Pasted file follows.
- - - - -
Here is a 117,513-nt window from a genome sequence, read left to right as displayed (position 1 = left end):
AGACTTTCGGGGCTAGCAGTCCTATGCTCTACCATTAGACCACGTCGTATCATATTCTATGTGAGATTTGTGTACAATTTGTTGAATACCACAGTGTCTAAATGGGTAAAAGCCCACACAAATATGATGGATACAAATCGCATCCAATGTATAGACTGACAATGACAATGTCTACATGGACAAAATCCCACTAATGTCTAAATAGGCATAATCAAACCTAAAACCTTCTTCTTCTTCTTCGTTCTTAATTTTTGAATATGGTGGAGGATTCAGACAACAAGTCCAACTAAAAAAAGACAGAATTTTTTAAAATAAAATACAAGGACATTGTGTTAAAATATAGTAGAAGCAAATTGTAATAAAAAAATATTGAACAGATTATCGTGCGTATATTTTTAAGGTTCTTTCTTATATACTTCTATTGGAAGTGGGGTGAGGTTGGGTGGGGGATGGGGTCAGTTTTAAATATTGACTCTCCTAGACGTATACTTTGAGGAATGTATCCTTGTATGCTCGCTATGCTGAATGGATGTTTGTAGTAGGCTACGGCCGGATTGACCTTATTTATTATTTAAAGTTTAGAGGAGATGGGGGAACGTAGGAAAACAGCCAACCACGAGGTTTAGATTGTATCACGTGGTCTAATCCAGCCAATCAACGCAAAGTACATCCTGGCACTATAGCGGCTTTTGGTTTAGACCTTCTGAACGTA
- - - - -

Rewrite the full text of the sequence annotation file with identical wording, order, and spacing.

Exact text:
Here is a 117,513-nt window from a genome sequence, read left to right as displayed (position 1 = left end):
AGACTTTCGGGGCTAGCAGTCCTATGCTCTACCATTAGACCACGTCGTATCATATTCTATGTGAGATTTGTGTACAATTTGTTGAATACCACAGTGTCTAAATGGGTAAAAGCCCACACAAATATGATGGATACAAATCGCATCCAATGTATAGACTGACAATGACAATGTCTACATGGACAAAATCCCACTAATGTCTAAATAGGCATAATCAAACCTAAAACCTTCTTCTTCTTCTTCGTTCTTAATTTTTGAATATGGTGGAGGATTCAGACAACAAGTCCAACTAAAAAAAGACAGAATTTTTTAAAATAAAATACAAGGACATTGTGTTAAAATATAGTAGAAGCAAATTGTAATAAAAAAATATTGAACAGATTATCGTGCGTATATTTTTAAGGTTCTTTCTTATATACTTCTATTGGAAGTGGGGTGAGGTTGGGTGGGGGATGGGGTCAGTTTTAAATATTGACTCTCCTAGACGTATACTTTGAGGAATGTATCCTTGTATGCTCGCTATGCTGAATGGATGTTTGTAGTAGGCTACGGCCGGATTGACCTTATTTATTATTTAAAGTTTAGAGGAGATGGGGGAACGTAGGAAAACAGCCAACCACGAGGTTTAGATTGTATCACGTGGTCTAATCCAGCCAATCAACGCAAAGTACATCCTGGCACTATAGCGGCTTTTGGTTTAGACCTTCTGAACGTA